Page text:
Gary Palmer opposes new EPA methane rule that punishes energy production

Methane gas

U.S. Rep. Gary Palmer (AL-06) is taking a stand against the Environment Protection Agency‘s newly proposed rule that would apply to new or modified oil or natural gas sources. The proposal aims to cut methane by 40 to 45 percent of the 2012 levels by 2025 and would require drillers to plug leaks and capture lost gas in wells intended to extract only oil.

The EPA said the move was a commitment by the Obama administration to take action on climate change and protect public health. However, Palmer believes the rule is designed to discourage the development of America’s vast untapped energy reserves and to increase the cost of energy and will disproportionally hurt the poorest and most vulnerable Americans.

“In 2014, the EPA noted that methane emission from fracking has fallen 73 percent since 2011, and overall methane emission from U.S. natural gas emissions has declined by at least 15 percent percent since 1990,’’ said Palmer, a member of the U.S. House Science, Space and Technology Subcommittee on Environment“The research noted that a small number of sites accounted for the majority of those emissions, suggesting that technology already in use across the industry is effectively managing methane leakage.”

Chairman of the U.S. House Science, Space and Technology Committee, U.S. Rep. Lamar Smith (TX-21), shares Palmer’s concerns saying this is another sign of the EPA’s opposition to responsible energy development.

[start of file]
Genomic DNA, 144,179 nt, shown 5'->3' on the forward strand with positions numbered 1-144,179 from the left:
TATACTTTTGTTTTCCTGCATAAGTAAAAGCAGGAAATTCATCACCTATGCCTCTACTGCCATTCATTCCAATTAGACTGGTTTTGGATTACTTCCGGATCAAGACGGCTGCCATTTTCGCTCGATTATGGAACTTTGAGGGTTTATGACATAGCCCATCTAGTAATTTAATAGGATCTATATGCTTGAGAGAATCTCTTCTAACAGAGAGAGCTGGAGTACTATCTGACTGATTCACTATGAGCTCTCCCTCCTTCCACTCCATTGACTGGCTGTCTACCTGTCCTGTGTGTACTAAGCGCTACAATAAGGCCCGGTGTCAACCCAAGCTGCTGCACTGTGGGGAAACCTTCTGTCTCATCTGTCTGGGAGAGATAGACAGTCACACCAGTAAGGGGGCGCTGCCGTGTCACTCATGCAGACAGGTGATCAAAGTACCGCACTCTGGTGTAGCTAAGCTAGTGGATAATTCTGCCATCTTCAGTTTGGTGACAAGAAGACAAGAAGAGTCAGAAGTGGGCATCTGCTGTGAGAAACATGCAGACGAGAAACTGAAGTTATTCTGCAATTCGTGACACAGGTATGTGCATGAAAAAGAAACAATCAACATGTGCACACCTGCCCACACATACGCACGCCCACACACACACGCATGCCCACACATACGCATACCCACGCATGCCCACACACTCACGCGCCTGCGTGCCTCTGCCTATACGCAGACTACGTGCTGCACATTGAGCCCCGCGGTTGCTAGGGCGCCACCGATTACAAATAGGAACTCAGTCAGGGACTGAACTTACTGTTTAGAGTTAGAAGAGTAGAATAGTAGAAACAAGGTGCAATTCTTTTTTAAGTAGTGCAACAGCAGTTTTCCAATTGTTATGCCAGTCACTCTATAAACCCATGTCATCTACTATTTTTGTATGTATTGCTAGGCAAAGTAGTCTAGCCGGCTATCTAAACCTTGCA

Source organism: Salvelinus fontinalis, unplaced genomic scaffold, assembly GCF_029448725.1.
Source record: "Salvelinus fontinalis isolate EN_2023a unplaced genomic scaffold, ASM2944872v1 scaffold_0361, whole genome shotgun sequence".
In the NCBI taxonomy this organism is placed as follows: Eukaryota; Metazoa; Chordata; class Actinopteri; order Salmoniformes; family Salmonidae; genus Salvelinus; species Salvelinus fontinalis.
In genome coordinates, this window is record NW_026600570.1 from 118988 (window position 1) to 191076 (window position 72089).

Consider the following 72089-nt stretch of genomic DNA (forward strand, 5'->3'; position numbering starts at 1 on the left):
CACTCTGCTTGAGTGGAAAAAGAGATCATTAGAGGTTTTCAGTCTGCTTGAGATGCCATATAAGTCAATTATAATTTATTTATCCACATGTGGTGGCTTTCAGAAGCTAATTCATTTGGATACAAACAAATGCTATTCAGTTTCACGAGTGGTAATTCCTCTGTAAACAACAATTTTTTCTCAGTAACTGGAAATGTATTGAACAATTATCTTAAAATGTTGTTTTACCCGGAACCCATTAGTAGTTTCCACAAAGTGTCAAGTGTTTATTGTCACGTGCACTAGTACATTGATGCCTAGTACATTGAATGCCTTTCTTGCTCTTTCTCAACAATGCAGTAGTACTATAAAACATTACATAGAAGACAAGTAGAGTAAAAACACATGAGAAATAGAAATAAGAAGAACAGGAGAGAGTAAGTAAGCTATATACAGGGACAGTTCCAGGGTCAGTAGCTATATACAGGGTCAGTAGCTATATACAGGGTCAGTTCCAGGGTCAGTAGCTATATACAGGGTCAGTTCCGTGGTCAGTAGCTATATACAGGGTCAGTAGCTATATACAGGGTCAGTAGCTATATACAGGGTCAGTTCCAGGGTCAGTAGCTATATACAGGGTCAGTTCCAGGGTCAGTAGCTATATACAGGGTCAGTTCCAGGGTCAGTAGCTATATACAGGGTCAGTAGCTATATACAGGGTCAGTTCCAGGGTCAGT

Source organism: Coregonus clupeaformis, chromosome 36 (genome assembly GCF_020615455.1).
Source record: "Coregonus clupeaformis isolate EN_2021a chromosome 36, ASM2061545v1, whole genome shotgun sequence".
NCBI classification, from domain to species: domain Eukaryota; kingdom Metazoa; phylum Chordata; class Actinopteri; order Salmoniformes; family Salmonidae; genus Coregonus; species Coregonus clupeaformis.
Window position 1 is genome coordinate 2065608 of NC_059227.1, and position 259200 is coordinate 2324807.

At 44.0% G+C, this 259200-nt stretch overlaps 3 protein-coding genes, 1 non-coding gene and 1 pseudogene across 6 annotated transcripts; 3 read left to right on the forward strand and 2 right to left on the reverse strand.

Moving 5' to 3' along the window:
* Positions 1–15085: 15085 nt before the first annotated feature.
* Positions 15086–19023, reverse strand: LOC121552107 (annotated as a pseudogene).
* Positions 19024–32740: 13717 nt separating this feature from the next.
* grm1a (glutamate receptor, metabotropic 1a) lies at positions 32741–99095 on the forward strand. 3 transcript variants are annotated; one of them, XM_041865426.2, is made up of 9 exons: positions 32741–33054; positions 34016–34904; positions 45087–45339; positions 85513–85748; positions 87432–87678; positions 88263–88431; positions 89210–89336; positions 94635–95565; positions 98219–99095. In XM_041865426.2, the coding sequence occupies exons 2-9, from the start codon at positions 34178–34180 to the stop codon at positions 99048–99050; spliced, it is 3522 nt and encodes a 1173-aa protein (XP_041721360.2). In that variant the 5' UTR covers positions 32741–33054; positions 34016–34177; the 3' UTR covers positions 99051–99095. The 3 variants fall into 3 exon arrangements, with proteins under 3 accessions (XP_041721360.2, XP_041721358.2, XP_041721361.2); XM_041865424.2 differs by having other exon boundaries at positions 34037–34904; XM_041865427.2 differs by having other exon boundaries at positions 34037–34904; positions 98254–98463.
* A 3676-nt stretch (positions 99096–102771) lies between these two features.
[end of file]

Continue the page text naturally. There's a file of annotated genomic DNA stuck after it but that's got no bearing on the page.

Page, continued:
“The EPA’s proposed methane rule is yet another example of the Obama administration’s war on American energy jobs,” Smith said. “The EPA’s own data shows that methane emissions in the United States decreased by almost 15 percent between 1990 and 2013, yet EPA is forging ahead with this extraneous and unnecessary regulation. EPA should stop.

According to the EPA’s own data, the current leakage rate is only about 1.5 percent, well within the recommended limits of the scientific community’s standard of 2-3 percent of total production.

“EPA’s data seems to agree that we’re controlling methane leakage,’’ Palmer said. “And data from a high profile environmental group like the Environmental Defense Fund implies methane emissions are not a problem. So this begs the question, why is the EPA proposing unnecessary regulations?”


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